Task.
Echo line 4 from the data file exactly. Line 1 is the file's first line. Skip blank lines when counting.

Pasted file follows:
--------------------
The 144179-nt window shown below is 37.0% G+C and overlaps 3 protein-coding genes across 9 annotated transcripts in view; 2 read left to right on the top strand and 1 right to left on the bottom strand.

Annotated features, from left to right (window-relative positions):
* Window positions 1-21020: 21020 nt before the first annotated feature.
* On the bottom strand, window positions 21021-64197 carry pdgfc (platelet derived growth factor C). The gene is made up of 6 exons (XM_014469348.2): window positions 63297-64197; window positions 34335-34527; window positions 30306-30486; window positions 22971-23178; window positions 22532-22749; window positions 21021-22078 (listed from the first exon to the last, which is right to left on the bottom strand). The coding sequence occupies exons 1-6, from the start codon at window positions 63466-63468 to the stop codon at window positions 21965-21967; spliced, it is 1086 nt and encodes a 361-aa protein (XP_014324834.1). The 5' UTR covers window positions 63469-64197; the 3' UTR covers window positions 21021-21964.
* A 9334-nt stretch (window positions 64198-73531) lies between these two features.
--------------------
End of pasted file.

* On the bottom strand, window positions 21021-64197 carry pdgfc (platelet derived growth factor C). The gene is made up of 6 exons (XM_014469348.2): window positions 63297-64197; window positions 34335-34527; window positions 30306-30486; window positions 22971-23178; window positions 22532-22749; window positions 21021-22078 (listed from the first exon to the last, which is right to left on the bottom strand). The coding sequence occupies exons 1-6, from the start codon at window positions 63466-63468 to the stop codon at window positions 21965-21967; spliced, it is 1086 nt and encodes a 361-aa protein (XP_014324834.1). The 5' UTR covers window positions 63469-64197; the 3' UTR covers window positions 21021-21964.